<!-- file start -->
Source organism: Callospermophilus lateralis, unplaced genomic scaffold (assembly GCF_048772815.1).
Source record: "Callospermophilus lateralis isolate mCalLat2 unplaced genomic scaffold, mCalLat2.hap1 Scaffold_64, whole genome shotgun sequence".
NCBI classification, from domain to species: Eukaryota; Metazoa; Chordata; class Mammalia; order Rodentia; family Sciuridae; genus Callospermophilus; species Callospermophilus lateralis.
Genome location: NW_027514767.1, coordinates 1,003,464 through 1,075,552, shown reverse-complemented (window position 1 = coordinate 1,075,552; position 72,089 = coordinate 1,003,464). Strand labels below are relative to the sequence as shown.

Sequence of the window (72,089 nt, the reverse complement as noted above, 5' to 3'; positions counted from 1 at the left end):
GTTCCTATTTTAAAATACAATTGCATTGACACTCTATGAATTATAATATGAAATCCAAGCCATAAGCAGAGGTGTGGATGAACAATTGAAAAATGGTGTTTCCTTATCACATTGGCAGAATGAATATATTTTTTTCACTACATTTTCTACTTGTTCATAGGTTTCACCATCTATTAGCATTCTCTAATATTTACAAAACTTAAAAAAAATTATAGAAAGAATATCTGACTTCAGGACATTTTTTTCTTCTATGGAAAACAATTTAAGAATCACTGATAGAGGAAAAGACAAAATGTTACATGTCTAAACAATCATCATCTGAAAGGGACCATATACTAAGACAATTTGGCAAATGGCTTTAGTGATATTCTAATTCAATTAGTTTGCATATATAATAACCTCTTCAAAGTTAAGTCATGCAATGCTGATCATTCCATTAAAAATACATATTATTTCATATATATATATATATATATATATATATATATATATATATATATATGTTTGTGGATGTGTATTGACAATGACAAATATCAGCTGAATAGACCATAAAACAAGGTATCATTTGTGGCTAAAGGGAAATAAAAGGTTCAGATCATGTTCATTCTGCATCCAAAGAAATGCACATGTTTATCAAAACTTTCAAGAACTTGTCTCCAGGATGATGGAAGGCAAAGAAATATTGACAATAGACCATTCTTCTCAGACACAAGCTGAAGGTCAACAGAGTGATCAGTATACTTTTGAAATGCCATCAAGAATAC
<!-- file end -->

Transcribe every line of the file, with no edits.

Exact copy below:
Source organism: Callospermophilus lateralis, unplaced genomic scaffold (assembly GCF_048772815.1).
Source record: "Callospermophilus lateralis isolate mCalLat2 unplaced genomic scaffold, mCalLat2.hap1 Scaffold_64, whole genome shotgun sequence".
NCBI classification, from domain to species: Eukaryota; Metazoa; Chordata; class Mammalia; order Rodentia; family Sciuridae; genus Callospermophilus; species Callospermophilus lateralis.
Genome location: NW_027514767.1, coordinates 1,003,464 through 1,075,552, shown reverse-complemented (window position 1 = coordinate 1,075,552; position 72,089 = coordinate 1,003,464). Strand labels below are relative to the sequence as shown.

Sequence of the window (72,089 nt, the reverse complement as noted above, 5' to 3'; positions counted from 1 at the left end):
GTTCCTATTTTAAAATACAATTGCATTGACACTCTATGAATTATAATATGAAATCCAAGCCATAAGCAGAGGTGTGGATGAACAATTGAAAAATGGTGTTTCCTTATCACATTGGCAGAATGAATATATTTTTTTCACTACATTTTCTACTTGTTCATAGGTTTCACCATCTATTAGCATTCTCTAATATTTACAAAACTTAAAAAAAATTATAGAAAGAATATCTGACTTCAGGACATTTTTTTCTTCTATGGAAAACAATTTAAGAATCACTGATAGAGGAAAAGACAAAATGTTACATGTCTAAACAATCATCATCTGAAAGGGACCATATACTAAGACAATTTGGCAAATGGCTTTAGTGATATTCTAATTCAATTAGTTTGCATATATAATAACCTCTTCAAAGTTAAGTCATGCAATGCTGATCATTCCATTAAAAATACATATTATTTCATATATATATATATATATATATATATATATATATATATATATATATGTTTGTGGATGTGTATTGACAATGACAAATATCAGCTGAATAGACCATAAAACAAGGTATCATTTGTGGCTAAAGGGAAATAAAAGGTTCAGATCATGTTCATTCTGCATCCAAAGAAATGCACATGTTTATCAAAACTTTCAAGAACTTGTCTCCAGGATGATGGAAGGCAAAGAAATATTGACAATAGACCATTCTTCTCAGACACAAGCTGAAGGTCAACAGAGTGATCAGTATACTTTTGAAATGCCATCAAGAATAC